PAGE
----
Friday Nov 12 2010
Ask the DMV: License plates are needed on the front and back
By: George Valverde, California Department of Motor Vehicles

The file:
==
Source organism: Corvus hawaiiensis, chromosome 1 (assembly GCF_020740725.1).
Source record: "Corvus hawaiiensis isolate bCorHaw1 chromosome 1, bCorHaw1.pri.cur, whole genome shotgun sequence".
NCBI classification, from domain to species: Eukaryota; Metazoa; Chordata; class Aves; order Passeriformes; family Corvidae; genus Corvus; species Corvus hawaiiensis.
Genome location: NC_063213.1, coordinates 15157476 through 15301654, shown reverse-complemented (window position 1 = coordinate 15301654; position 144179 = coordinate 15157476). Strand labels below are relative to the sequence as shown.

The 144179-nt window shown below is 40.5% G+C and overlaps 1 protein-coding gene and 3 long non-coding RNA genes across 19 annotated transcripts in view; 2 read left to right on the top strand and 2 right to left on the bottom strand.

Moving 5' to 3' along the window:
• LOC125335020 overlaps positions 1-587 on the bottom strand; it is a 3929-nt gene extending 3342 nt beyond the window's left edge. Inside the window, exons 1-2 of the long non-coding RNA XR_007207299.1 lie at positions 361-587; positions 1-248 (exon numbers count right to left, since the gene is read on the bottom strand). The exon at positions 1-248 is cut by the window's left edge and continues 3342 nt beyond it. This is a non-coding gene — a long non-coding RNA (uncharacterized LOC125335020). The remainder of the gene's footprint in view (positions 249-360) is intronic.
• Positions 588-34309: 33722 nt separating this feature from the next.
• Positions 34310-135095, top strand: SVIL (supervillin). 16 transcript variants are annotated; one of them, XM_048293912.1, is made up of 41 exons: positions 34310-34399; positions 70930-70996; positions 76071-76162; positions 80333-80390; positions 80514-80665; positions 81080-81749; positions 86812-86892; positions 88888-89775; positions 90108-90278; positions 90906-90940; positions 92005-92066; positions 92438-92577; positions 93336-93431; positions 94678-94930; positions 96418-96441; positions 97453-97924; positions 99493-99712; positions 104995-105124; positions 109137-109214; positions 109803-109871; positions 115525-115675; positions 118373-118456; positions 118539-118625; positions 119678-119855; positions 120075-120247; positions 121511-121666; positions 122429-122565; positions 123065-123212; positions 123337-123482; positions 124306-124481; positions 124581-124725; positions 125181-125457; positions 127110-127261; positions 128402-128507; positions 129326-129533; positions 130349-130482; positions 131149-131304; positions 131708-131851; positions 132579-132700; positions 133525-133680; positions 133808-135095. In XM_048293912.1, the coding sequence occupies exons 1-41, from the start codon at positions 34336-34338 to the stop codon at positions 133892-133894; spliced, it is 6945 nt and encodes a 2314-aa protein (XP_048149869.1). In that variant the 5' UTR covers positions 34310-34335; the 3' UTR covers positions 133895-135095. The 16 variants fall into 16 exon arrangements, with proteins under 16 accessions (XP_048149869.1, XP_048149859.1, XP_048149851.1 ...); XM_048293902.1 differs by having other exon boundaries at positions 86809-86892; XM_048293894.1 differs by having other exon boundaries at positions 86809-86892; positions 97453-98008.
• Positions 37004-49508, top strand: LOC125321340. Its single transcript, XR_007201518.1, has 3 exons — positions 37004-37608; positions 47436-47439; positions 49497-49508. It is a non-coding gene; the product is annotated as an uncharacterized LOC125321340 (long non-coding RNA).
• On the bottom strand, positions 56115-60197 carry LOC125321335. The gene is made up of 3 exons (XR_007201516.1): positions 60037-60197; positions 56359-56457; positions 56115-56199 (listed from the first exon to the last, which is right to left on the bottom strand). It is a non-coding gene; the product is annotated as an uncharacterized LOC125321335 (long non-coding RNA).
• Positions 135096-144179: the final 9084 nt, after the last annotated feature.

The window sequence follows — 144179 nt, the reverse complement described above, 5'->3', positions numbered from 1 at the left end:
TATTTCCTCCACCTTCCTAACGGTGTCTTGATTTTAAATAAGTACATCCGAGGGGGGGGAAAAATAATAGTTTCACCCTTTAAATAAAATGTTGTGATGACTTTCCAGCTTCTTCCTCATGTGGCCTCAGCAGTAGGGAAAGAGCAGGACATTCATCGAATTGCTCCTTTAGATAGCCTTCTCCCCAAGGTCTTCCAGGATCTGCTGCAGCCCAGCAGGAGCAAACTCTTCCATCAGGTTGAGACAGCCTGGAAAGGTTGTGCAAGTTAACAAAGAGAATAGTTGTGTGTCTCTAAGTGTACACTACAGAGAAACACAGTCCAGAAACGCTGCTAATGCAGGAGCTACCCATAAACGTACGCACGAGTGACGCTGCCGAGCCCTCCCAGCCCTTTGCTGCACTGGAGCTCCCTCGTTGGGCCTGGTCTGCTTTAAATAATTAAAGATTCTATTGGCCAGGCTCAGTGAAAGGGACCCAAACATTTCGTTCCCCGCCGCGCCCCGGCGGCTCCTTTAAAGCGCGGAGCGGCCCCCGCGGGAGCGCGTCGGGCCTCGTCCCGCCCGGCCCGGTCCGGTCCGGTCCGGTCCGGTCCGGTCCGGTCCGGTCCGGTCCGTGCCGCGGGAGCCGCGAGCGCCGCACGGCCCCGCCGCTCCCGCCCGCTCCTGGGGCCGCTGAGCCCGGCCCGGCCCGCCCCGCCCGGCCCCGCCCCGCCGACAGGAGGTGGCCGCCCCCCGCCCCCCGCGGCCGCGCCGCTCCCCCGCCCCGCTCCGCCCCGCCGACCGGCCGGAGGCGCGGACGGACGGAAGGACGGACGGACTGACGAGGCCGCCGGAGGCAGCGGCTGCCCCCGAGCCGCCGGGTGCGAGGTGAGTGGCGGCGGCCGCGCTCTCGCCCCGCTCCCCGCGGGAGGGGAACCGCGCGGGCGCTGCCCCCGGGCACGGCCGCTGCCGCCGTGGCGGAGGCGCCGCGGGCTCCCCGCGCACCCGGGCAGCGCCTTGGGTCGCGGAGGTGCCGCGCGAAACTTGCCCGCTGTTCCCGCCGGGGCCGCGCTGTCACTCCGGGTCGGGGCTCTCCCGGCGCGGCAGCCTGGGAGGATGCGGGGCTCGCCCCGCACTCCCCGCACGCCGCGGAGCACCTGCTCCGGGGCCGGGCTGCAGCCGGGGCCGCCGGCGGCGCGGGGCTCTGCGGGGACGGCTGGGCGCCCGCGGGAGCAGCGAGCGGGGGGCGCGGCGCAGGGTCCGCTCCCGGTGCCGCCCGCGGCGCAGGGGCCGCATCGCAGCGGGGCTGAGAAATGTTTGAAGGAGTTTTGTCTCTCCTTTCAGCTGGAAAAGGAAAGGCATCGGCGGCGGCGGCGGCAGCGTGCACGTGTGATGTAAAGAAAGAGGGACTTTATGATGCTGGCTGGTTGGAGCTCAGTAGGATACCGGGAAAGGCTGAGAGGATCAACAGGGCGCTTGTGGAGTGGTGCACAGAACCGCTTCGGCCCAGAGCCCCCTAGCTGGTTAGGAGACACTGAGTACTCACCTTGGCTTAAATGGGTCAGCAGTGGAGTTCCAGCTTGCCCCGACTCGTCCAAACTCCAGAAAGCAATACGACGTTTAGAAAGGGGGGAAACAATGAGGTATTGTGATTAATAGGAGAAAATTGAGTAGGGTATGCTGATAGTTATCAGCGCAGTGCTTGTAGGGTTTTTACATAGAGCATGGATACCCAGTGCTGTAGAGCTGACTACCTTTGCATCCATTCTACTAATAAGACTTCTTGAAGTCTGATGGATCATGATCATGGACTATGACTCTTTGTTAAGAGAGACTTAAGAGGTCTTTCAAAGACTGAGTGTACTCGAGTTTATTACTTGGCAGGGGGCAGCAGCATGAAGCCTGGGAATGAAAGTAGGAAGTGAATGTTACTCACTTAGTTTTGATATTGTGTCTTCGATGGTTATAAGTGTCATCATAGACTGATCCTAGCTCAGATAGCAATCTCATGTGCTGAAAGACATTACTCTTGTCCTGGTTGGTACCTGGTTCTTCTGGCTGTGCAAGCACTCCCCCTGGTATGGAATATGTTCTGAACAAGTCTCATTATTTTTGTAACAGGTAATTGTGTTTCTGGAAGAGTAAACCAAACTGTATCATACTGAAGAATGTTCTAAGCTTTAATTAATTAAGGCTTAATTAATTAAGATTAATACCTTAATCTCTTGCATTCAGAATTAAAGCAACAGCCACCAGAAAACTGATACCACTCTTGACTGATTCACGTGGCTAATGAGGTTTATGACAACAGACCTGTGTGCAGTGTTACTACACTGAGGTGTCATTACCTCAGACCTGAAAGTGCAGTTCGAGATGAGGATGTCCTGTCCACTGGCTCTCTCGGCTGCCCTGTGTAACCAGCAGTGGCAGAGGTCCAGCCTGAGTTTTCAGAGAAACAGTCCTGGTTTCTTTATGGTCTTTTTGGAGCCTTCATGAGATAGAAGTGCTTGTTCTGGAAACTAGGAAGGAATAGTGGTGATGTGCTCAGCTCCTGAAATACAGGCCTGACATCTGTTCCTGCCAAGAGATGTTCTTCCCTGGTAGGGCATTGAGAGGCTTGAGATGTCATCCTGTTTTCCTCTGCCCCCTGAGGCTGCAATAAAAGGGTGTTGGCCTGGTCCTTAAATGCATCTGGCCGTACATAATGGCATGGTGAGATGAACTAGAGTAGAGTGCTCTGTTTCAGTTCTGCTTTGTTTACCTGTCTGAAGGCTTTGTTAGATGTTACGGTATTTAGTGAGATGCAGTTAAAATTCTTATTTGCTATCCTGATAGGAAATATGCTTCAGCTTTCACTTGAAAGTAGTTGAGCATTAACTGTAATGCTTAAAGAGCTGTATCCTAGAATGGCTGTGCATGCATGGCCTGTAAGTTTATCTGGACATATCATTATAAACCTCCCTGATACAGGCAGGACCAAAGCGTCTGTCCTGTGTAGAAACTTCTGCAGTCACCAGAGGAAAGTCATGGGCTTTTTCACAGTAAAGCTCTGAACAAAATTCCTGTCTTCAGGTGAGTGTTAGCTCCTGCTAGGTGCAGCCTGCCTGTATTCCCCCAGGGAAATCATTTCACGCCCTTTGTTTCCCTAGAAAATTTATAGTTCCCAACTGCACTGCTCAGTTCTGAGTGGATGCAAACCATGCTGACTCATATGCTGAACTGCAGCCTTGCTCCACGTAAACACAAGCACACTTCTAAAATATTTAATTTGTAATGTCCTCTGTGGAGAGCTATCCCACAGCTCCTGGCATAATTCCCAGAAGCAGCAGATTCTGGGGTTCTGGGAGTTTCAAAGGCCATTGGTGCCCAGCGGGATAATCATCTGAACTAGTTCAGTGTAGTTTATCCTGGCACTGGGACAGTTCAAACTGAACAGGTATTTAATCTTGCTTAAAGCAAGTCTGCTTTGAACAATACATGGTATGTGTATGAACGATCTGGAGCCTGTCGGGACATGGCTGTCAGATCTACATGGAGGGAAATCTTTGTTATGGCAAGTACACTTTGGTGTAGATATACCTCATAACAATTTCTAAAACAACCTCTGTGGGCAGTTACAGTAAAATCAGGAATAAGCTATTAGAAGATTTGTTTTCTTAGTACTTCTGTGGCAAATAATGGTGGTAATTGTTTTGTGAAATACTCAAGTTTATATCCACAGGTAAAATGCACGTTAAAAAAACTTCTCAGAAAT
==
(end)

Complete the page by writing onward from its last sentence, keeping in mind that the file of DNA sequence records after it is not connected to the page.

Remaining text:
Q: I have a new Corvette and have not put plates on the front. How can I get an exemption from the law that requires two plates (front and back) on all vehicles? If I were to get a ticket, how much would it cost me? A: I’m sorry to tell you but there is no exemption to the requirement that your vehicle must display both a front and rear license plate. California Vehicle Code Section 5200 requires two license plates. You will have to check with the court regarding the amount of the fine. A license plate bracket is available from the dealer that sold you the vehicle. California Vehicle Code Section 11713.17 requires the manufacturer to provide a license plate bracket. Q: My grandmother just received her disabled persons placard, but is unsure as to where she is able to park. Are the spaces marked with the handicap sign the only spaces she is allowed to park? A: Your grandmother would be able to park in spaces marked with the handicap sign as well as blue curbs authorized for handicap parking. Additionally, she is able to park at green curbs for as long as she would like and in metered spots at no charge. For more information about the privileges of having a disabled persons placard, please visit the DMV website at dmv.ca.gov and click on the vehicle registration tab, then Registration, then the Disabled Person Parking Placard/Plates link, then Disabled Person Parking Placard or Plates link. Q: I am looking into becoming a firefighter. Is there a special driver license needed to drive a fire truck? A: Yes, according to the Vehicle Code 15250.6 (a) and 15250.6 (b), any person operating firefighting equipment must have in their possession a valid driver license for the appropriate class of vehicle operated, or a valid firefighter restricted driver license for the appropriate class of vehicle. Firefighters who drive Class A or B vehicles, such as a fire engine, must obtain a commercial license. However, as of Jan. 1, 2011, Assembly Bill 1648 changes the requirements for operating fire engines and trucks. The new law allows for the operation of firefighting vehicles with any class of license, with a firefighter endorsement, except a motorcycle only license. Drivers must be employed by a fire department or agency, successfully complete training and testing requirements and submit a medical report signed by a physician to DMV. Additional information regarding this new law can be found at leginfo.ca.gov For more information on how to obtain the firefighter endorsement, visit dmv.ca.gov and click on the Publications tab, under Vehicle Industry Handbooks select Employer Testing Handbook, then select Chapter 7 Firefighters License. George Valverde is the director of the California Department of Motor Vehicles. Do you have questions about general driving related requirements like registration or insurance? Are you unclear about laws and restrictions related to driving? The California DMV has answers at www.dmv.ca.gov. And now, you can submit any DMV-related questions at firstname.lastname@example.org.